ADDRESSES: Agent—c/o Author Mail, Random House, 1745 Broadway, New York, NY 10019.
CAREER: Writer. Worked as a cinematographer, photojournalist, and educator. Taught college-level courses in American literature, communication arts, and creative writing. National Steinbeck Center, board of trustees. Military service: U.S. Army; served one tour of duty as a soldier in Vietnam and another to cover that war as a photojournalist.
Down to a Soundless Sea (stories), Ballantine Books (New York, NY), 2002.
WORK IN PROGRESS: A novel.
SIDELIGHTS: Thomas Steinbeck is the son of novelist John Steinbeck, and John's second wife, Gwyn. He spent much of his life writing screenplays, articles, and documentaries and was a journalist in Vietnam. Steinbeck intended to publish his first volume privately, and copies were to be given as gifts to guests at a friend's inn. But when a draft of Down to a Soundless Sea, a collection of five short and two long stories, was circulated by his father's agents, Steinbeck was offered a two-book deal, the second to be a novel about a ranching family.
A Kirkus Reviews contributor called Down to a Soundless Sea "stories of subtle fantasy, with an open-ended feel." A Publishers Weekly reviewer remarked that "Steinbeck's naturalism and his accomplished voice make it clear that the family's literary legacy is in very good hands."
The stories of Down to a Soundless Sea "have a rhythm and tone apart from most contemporary writing," commented Regis Behe in a review for PittsburghLIVE.com. "Similar to the folk tales about Pecos Bill, Paul Bunyan and Babe the Blue Ox, and other mythic heroes of the era, Steinbeck's writing has a plain, simple, but specific voice."
The stories are set at the beginning of the twentieth century and take place on the Monterey Peninsula of California. They are stories that were told in the Steinbeck household, not only by Fa, their name for the senior Steinbeck, but by their aunts and uncles and others close to the family. Steinbeck did a great deal of research to find the authentic voices of that period.
His father's characters were the downtrodden, like the Joad family in The Grapes of Wrath, and John Steinbeck counted among his friends the farmers and boat captains of the region. The stories in this collection are sometimes set at sea, as in "The Blighted Cargo" and "Blind Luck." Others are stories of adventures across land, such as the longest, "Sing Fat and the Imperial Duchess of Woo," based on the adventures of an actual Chinese immigrant who slaved in the California gold mines before leaving to find his true destiny. Joe Hartlaub wrote in aBookreporter.comreview that this "tale of romance and traditional Chinese engagement between a young widow and a student apothecary is practically worth the price of admission in and of itself....Itis unfortunate that stories like this are so rarely written in these politically correct, supposedly liberated days; it makes the beauty of this one resonate all the more strongly."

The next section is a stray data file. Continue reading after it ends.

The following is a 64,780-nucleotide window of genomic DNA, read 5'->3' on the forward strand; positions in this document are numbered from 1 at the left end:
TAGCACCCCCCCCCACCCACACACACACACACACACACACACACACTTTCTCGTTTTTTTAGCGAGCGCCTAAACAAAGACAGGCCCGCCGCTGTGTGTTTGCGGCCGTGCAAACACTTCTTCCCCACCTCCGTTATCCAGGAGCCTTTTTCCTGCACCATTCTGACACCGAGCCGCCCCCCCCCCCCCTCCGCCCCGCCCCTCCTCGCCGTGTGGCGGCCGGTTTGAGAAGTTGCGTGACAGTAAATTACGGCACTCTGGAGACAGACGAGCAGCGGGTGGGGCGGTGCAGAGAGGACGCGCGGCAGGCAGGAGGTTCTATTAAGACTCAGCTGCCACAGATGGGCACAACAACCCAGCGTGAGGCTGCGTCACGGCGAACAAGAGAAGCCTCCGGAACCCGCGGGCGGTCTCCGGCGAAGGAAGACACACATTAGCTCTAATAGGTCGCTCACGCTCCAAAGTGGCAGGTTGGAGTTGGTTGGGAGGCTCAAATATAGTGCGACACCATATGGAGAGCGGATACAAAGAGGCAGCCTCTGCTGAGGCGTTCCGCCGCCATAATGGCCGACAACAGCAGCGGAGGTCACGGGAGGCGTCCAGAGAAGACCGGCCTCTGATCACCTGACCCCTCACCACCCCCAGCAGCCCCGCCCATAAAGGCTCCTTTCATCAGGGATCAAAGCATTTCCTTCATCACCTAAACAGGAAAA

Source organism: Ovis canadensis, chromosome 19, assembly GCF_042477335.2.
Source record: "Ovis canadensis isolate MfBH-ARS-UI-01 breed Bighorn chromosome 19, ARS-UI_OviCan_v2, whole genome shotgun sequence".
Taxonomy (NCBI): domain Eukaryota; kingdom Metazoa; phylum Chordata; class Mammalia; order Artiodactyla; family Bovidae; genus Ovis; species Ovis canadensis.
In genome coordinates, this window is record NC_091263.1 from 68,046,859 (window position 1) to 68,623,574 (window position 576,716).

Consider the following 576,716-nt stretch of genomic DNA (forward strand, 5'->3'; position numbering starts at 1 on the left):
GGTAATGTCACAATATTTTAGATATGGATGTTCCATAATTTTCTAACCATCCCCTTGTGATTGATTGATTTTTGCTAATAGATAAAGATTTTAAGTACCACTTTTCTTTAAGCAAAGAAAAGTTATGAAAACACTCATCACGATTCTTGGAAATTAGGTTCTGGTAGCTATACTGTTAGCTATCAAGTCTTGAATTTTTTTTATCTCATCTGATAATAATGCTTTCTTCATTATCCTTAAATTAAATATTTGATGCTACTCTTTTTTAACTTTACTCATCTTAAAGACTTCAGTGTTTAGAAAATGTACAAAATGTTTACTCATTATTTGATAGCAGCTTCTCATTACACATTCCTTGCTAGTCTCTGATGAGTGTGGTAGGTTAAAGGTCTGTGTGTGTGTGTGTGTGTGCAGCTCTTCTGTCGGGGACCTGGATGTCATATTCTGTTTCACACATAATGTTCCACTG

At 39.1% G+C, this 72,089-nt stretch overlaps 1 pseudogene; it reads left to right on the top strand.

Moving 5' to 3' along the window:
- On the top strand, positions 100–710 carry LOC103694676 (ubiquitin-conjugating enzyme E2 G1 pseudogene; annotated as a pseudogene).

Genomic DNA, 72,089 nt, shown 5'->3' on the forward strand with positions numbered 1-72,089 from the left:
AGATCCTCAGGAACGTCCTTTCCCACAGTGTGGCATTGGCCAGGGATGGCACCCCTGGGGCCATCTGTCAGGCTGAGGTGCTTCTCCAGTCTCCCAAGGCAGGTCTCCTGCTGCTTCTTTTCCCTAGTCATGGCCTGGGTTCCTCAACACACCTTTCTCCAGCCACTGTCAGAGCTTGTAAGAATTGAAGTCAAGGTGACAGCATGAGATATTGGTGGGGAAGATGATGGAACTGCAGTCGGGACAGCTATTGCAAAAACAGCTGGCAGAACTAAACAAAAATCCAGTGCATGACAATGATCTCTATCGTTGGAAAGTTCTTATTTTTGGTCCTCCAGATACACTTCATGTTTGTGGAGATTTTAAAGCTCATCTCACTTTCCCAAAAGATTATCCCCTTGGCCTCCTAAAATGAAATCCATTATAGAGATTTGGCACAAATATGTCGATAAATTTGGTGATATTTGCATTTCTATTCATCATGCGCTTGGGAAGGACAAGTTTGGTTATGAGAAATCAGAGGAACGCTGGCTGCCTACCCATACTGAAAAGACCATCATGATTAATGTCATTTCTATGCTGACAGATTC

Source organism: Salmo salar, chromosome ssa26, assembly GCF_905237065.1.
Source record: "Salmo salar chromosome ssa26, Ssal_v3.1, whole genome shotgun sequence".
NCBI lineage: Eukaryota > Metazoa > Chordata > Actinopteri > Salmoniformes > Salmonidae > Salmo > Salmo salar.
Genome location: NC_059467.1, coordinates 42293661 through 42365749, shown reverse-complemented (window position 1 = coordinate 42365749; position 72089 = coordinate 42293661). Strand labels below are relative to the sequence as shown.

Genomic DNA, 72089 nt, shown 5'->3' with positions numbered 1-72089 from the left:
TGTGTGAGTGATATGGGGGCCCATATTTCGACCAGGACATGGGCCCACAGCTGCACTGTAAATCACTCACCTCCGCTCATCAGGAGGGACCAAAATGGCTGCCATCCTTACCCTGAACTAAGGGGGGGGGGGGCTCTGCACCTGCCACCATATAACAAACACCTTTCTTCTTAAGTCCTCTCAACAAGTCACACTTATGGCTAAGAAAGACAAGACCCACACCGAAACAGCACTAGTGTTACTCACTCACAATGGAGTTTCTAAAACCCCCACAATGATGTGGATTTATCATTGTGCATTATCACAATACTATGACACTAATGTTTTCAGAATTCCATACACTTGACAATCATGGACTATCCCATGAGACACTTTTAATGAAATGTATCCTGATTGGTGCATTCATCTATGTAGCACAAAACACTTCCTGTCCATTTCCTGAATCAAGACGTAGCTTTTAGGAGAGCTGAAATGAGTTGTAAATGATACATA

Among the other stories is "The Wool Gatherer," in which the character of young John Steinbeck spots the mythical Big Sur bear. Hartlaub wrote that "The Night Guide" "is, perhaps, a tale of the supernatural, but more so it is the story of a quiet, but indestructible bond between mother and child, a fable and a history."
Sacramento Bee writer Will Evans interviewed Steinbeck, who said that his father was actually two people and that one "belongs as much to you as he does to me." Steinbeck said his father was "hysterically funny, very creative, very entertaining," a man who "could start a conversation with a parking meter." Steinberg noted that the best storyteller in the family was actually his mother. "But my father was very funny. He was very Dickensian. He would do all the parts—go into a falsetto for the women's voices and that kind of stuff. We were little and we just loved hearing stories, and some of them we'd call for again and again." Steinbeck was twenty-four when his famous father died.
Los Angeles Times writer Fred Alvarez was in a Santa Barbara bookstore for an appearance by Steinbeck. Alvarez noted Steinbeck's response to his newfound popularity at the age of fifty-eight. Steinbeck said, "I am as mystified as you are, believe me. My writing most of my life has been dedicated toward making a living, and I haven't had the luxury of saying, 'Oh, I think I'll write the great American novel.' The fact is, somebody in my family has already pulled it off, and I've got no desire to compete with that."
BIOGRAPHICAL AND CRITICAL SOURCES:
Book, November-December, 2002, Paul Evans, review of Down to a Soundless Sea, p. 82.
Bookseller, January 3, 2003, Benedicte Page, review of Down to a Soundless Sea, p. S26.
Kirkus Reviews, July 15, 2002, review of Down to a Soundless Sea, p. 991.
Los Angeles Times, October 21, 2002, Fred Alvarez, review of Down to a Soundless Sea, p. E11.
New York Times, November 7, 2002, Martin Arnold, review of Down to a Soundless Sea, p. E3.
Publishers Weekly, August 12, 2002, review of Down to a Soundless Sea, p. 273.
Bookreporter.com,http://www.bookreporter.com/ December 12, 2002), Joe Hartlaub, review of Down to a Soundless Sea.
PittsburghLIVE.com,http://www.pittsburghlive.com/ October 20, 2002) Regis Behe, review of Down to a Soundless Sea,
Sacramento Bee Online,http://www.sacbee.com/ (October 10, 2002), Will Evans, interview with Steinbeck.*